NASA's Astrobiology Research Spurs Green Tech
NASA astrobiologists spark new green technologies in their quest to understand the evolution of microbial life.
Exobiology scientists at NASA Ames are looking into the origin and evolution of the most primitive organisms and their ability to adapt to different environments, and the implications for life elsewhere. The ultimate goal is to determine how those microbes and environments have changed over time to create the world we live in today.
By investigating the evolution of genes, metabolic pathways, and microbrial species, the findings show the coevolution of microbrial communities that drive the major recycling processes on Earth—critical in the development of new technologies for sustainable energy, food and water processing.
“It may surprise people to learn that NASA’s space science research has so many direct applications to the development of ‘greentech.’ Many of the organisms we study are important producers of hydrogen, methane and lipids that can be used as carbon neutral fuels, and other products,” said Orlando Santos, chief of the Exobiology Branch at Ames, in a statement.
By studying algae, Ames Exobiology scientists discovered that non-traditional species of algae can produce lipids needed to make low-cost fuels. Exploring this option, NASA has met with many industry and research colleagues to discuss America's huge energy consumption demands and the obstacles in producing algae for biofuel commercially. Today, researchers behind this project are helping commercial agal growers produce algae more efficiently and are modeling data to assess and predict changes in the health of algae crops.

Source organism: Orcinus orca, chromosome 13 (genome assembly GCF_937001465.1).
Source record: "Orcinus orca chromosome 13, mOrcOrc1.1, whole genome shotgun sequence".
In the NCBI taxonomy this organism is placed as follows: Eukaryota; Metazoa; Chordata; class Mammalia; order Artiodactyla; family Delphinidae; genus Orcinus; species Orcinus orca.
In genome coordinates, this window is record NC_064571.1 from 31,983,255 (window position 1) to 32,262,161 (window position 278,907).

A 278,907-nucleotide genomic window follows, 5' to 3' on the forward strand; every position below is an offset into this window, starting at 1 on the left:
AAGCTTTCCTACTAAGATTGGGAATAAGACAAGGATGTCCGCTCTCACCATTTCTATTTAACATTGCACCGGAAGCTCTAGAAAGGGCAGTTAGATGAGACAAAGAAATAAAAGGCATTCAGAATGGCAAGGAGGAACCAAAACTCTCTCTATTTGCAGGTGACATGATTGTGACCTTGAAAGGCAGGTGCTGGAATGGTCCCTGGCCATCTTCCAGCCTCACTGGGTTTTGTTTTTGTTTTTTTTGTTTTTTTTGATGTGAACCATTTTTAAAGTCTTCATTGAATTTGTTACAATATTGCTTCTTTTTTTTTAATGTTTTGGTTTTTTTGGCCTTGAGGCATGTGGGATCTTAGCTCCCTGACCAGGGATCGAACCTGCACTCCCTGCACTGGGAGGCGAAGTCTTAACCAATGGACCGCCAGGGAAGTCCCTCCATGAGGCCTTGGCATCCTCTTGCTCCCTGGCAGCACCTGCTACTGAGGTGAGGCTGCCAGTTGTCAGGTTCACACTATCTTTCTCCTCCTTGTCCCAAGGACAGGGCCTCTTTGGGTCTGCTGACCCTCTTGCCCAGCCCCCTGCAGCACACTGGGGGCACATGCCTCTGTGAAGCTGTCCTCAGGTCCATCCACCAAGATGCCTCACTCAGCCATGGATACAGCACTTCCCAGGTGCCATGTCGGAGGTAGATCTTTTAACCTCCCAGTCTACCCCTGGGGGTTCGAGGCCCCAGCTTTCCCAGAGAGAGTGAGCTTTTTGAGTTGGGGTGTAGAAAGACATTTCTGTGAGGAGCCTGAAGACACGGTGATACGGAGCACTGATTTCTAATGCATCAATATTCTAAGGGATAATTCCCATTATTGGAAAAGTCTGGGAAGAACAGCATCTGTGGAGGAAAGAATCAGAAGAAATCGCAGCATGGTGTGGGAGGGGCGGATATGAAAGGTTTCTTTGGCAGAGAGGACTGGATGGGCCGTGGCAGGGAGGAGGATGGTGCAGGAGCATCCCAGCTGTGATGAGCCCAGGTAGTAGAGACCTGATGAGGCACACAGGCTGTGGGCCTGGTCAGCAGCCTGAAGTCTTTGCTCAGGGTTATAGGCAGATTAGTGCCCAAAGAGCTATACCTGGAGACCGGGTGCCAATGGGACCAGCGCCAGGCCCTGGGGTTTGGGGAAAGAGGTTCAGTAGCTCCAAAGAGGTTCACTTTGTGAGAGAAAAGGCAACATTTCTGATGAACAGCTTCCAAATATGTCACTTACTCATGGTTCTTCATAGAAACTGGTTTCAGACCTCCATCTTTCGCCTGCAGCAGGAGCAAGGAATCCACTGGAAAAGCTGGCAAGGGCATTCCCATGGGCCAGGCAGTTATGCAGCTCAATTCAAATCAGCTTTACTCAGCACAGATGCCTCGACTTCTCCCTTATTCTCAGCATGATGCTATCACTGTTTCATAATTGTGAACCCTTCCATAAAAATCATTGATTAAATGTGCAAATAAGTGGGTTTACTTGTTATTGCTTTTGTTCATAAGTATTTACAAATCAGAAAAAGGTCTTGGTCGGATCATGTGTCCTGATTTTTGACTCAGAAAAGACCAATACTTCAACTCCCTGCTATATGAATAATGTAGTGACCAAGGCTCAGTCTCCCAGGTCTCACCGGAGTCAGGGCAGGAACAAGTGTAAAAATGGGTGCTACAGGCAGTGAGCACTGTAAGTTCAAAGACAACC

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Additionally, the same techniques used to study environments like Mars have been applied to assess methane cycling in the ponds at the Sunnyvale Water Pollution Control Plant in California. The results showed that pond organisms oxidize dissolved methane extremely efficiently at up to 83 percent, while other non-dissolved gases escaped in bubbles too quickly for microbial decomposition—an extremely low energy way to reduce greenhouse gasses.
“NASA’s future includes long-term human space flights,” said Leslie Bebout, a research scientist in the Exobiology Branch at NASA’s Ames Research Center, in a statement. "As part of the human exploration studies, we are studying photosynthesis in space, which can consume carbon dioxide exhaled by astronauts, produce oxygen, and recycle nitrogen-containing wastes."
Businesses, scientists and engineers across the country are now working together more than ever to develop versatile microbial engineering platforms that use significantly less resources and energy to optimize production.
Major move forward for UK’s nascent marine energy sector
Although the industry is small and the technologies are limited, marine-based energy systems look to be taking off as “the world’s most powerful tidal turbine” begins grid-connected power generation at the European Marine Energy Centre.